The 2005 season is one that Joey Votto would like to erase from his memory and one that he has talked poorly about since. The Reds instituted a take-the-first-pitch rule to each at bat in the hopes that it would help their hitters learn better plate discipline and give them a better ability to recognize pitches. In theory, I believe there could be something to that, but in practice it just led to a whole lot of first pitch get-me-over fastballs as opposing teams found out about the rule and hitters were consistently working from behind the count. On top of that rule, Joey Votto was sent to the new High-A team in the Florida State League, which is notoriously pitcher friendly. When you put it all together, Votto, like many other Reds prospects that year, struggled. Votto hit just .256/.330/.425 with 52 doubles and 122 strikeouts in 529 plate appearances. He showed good home run power as he hit 17, but he hit just 23 doubles on the season. The Reds sent Votto to the Arizona Fall League following the season where his struggles continued as he hit .250/.289/.306. Scouts openly wondered if he would ever hit left handed pitching, but still saw good power potential in his bat.

In 2006 Joey Votto found himself in Chattanooga playing at the Double-A level. The 22-year-old took home the league MVP Award after hitting an impressive .319/.408/.547 with 46 doubles, 2 triples and 22 home runs while drawing 78 walks and 109 strikeouts in 590 plate appearances. After the season Baseball America ranked him the 7th best prospect in the Southern League and the 44th best prospect in baseball. For the first time in his career, he was also noted to be a solid defender at first base as he began showing good range at a position that doesn’t often see rangy players.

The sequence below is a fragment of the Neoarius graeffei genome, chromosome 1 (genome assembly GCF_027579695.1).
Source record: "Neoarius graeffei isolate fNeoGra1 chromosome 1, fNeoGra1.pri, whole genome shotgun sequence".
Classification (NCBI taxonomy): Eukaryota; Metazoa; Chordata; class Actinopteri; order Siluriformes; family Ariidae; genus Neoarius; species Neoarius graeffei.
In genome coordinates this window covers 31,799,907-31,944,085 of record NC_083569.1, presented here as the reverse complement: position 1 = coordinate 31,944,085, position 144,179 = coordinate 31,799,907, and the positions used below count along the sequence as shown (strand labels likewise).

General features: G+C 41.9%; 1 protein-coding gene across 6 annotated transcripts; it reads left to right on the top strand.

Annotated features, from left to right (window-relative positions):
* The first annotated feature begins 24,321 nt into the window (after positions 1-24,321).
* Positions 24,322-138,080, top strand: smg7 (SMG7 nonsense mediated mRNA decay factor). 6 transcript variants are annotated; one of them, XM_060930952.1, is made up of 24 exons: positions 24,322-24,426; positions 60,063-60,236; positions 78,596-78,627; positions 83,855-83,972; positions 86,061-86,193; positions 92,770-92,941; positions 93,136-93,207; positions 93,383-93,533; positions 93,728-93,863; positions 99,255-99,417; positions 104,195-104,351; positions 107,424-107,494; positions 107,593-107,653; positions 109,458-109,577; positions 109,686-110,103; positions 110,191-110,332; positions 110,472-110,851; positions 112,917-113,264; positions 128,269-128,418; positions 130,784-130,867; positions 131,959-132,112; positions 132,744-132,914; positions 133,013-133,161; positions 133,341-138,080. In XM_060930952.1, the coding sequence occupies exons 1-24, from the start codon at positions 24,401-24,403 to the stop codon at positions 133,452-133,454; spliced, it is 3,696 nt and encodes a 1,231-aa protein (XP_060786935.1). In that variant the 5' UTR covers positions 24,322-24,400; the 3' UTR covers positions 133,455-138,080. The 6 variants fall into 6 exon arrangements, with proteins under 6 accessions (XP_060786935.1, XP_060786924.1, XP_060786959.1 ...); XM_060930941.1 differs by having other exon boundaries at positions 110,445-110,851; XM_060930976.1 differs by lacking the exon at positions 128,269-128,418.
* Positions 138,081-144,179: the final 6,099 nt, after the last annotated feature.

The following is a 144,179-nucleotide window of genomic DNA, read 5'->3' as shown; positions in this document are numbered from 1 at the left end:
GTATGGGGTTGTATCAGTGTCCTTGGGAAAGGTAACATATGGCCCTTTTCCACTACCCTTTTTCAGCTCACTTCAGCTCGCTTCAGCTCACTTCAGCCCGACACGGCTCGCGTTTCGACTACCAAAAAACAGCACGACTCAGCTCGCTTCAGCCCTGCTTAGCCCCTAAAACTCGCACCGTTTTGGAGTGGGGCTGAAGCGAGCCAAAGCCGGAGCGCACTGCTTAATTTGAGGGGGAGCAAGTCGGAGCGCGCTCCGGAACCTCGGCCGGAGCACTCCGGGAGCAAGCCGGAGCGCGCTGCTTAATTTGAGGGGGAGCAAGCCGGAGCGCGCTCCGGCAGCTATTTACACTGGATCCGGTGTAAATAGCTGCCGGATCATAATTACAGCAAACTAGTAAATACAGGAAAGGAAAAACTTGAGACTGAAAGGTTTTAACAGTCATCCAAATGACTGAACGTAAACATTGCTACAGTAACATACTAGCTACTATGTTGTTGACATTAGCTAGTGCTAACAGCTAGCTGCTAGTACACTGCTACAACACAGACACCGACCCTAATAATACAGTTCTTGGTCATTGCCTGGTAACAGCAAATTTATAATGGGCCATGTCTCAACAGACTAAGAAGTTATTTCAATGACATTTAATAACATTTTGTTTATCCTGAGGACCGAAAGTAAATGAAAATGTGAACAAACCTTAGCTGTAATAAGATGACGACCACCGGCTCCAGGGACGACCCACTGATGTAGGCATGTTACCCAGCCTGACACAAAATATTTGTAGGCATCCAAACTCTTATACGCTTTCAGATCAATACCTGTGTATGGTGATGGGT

The 2007 season was the last time that Votto would spend time in the minor leagues with the exception of rehab. The Reds sent him to Louisville where he was strong, but took a step backwards from his outstanding year in Chattanooga. With the Bats, Votto went on to hit .294/.381/.478 with 21 doubles, 2 triples and 22 home runs in 580 plate appearances while walking 70 times and striking out 110 times.  During the season, in the hopes of giving him more flexibility, the Reds attempted to play Votto in left field for 40 games in order to take advantage of his athleticism. He showed off solid range and a good arm. His performance earned him a September call up to the Reds where he hit the cover off of the ball posting a .321/.360/.548 with 7 doubles and 4 home runs in 24 games. After the season he was ranked as the 10th best prospect in the International League and the 43rd best prospect in baseball.

Looking Back

Joey Votto was a well regarded prospect from the time he was drafted. While he was seen as a bit of an over-draft, he still signed for second round money and was projected to go later in that round instead of 3rd overall in the second round.  He even had several very strong performances that suggested he could become a very good hitter at the Major League level. From the beginning Votto showed good understanding of the strikezone and plenty of power potential. While you can never project a player to go on to be a career .316/.415/.553 hitter and future MVP, there were signs that he could become very good at the plate. The most interesting thing that continued to be said about Votto while he was in the minors was that he was not going to be a good defender. While Gold Glove Awards are highly debatable at this point in time, just about everyone believes that Votto is a very strong defender at this point in his career. He put in the work and even in just the time he has been in the Major Leagues has improved a lot. A lesser athletic first baseman may not have been able to show as much improvement.